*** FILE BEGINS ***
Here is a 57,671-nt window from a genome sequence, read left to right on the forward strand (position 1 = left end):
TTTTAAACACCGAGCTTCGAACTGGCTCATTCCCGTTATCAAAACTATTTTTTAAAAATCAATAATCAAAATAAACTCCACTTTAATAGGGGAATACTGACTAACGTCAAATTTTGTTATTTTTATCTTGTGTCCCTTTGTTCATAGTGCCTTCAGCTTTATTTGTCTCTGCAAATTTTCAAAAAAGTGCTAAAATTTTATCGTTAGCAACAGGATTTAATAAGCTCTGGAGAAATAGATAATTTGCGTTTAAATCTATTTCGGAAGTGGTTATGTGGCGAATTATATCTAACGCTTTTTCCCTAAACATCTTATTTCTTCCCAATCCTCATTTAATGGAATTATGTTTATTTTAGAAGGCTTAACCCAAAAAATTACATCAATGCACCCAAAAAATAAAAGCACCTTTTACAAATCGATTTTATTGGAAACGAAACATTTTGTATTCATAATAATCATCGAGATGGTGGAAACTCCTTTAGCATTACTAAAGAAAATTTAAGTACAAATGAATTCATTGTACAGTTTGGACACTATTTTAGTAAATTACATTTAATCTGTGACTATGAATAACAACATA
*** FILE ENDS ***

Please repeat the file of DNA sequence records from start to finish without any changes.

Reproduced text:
Here is a 57,671-nt window from a genome sequence, read left to right on the forward strand (position 1 = left end):
TTTTAAACACCGAGCTTCGAACTGGCTCATTCCCGTTATCAAAACTATTTTTTAAAAATCAATAATCAAAATAAACTCCACTTTAATAGGGGAATACTGACTAACGTCAAATTTTGTTATTTTTATCTTGTGTCCCTTTGTTCATAGTGCCTTCAGCTTTATTTGTCTCTGCAAATTTTCAAAAAAGTGCTAAAATTTTATCGTTAGCAACAGGATTTAATAAGCTCTGGAGAAATAGATAATTTGCGTTTAAATCTATTTCGGAAGTGGTTATGTGGCGAATTATATCTAACGCTTTTTCCCTAAACATCTTATTTCTTCCCAATCCTCATTTAATGGAATTATGTTTATTTTAGAAGGCTTAACCCAAAAAATTACATCAATGCACCCAAAAAATAAAAGCACCTTTTACAAATCGATTTTATTGGAAACGAAACATTTTGTATTCATAATAATCATCGAGATGGTGGAAACTCCTTTAGCATTACTAAAGAAAATTTAAGTACAAATGAATTCATTGTACAGTTTGGACACTATTTTAGTAAATTACATTTAATCTGTGACTATGAATAACAACATA